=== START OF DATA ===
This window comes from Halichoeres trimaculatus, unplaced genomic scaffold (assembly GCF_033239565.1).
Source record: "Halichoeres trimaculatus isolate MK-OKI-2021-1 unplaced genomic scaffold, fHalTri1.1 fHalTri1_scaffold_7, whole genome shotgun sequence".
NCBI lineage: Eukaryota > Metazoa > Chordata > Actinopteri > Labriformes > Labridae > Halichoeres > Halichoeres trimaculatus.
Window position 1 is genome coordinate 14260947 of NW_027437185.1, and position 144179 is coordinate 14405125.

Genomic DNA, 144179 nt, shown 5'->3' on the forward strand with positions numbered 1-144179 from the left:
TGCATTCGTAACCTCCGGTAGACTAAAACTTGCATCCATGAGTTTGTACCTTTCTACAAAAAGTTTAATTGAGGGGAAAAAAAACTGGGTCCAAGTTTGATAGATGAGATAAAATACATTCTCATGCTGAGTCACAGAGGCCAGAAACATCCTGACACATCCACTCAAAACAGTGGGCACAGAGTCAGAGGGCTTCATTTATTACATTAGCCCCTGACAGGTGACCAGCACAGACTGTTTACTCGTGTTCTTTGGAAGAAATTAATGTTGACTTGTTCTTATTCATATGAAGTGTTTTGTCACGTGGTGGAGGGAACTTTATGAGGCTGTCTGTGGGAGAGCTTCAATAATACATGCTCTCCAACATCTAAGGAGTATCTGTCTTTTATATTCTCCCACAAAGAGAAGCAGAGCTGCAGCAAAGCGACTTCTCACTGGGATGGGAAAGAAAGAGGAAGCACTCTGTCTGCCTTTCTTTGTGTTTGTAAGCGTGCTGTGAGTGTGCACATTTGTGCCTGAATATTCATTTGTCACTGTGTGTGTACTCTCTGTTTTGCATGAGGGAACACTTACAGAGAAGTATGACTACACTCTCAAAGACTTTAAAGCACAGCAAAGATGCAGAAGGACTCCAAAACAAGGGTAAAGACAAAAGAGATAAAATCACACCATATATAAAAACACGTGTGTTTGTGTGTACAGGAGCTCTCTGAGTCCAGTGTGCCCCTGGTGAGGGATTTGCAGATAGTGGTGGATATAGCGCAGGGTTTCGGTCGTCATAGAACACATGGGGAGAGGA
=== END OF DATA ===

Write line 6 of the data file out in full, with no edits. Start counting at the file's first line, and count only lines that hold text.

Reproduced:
TGCATTCGTAACCTCCGGTAGACTAAAACTTGCATCCATGAGTTTGTACCTTTCTACAAAAAGTTTAATTGAGGGGAAAAAAAACTGGGTCCAAGTTTGATAGATGAGATAAAATACATTCTCATGCTGAGTCACAGAGGCCAGAAACATCCTGACACATCCACTCAAAACAGTGGGCACAGAGTCAGAGGGCTTCATTTATTACATTAGCCCCTGACAGGTGACCAGCACAGACTGTTTACTCGTGTTCTTTGGAAGAAATTAATGTTGACTTGTTCTTATTCATATGAAGTGTTTTGTCACGTGGTGGAGGGAACTTTATGAGGCTGTCTGTGGGAGAGCTTCAATAATACATGCTCTCCAACATCTAAGGAGTATCTGTCTTTTATATTCTCCCACAAAGAGAAGCAGAGCTGCAGCAAAGCGACTTCTCACTGGGATGGGAAAGAAAGAGGAAGCACTCTGTCTGCCTTTCTTTGTGTTTGTAAGCGTGCTGTGAGTGTGCACATTTGTGCCTGAATATTCATTTGTCACTGTGTGTGTACTCTCTGTTTTGCATGAGGGAACACTTACAGAGAAGTATGACTACACTCTCAAAGACTTTAAAGCACAGCAAAGATGCAGAAGGACTCCAAAACAAGGGTAAAGACAAAAGAGATAAAATCACACCATATATAAAAACACGTGTGTTTGTGTGTACAGGAGCTCTCTGAGTCCAGTGTGCCCCTGGTGAGGGATTTGCAGATAGTGGTGGATATAGCGCAGGGTTTCGGTCGTCATAGAACACATGGGGAGAGGA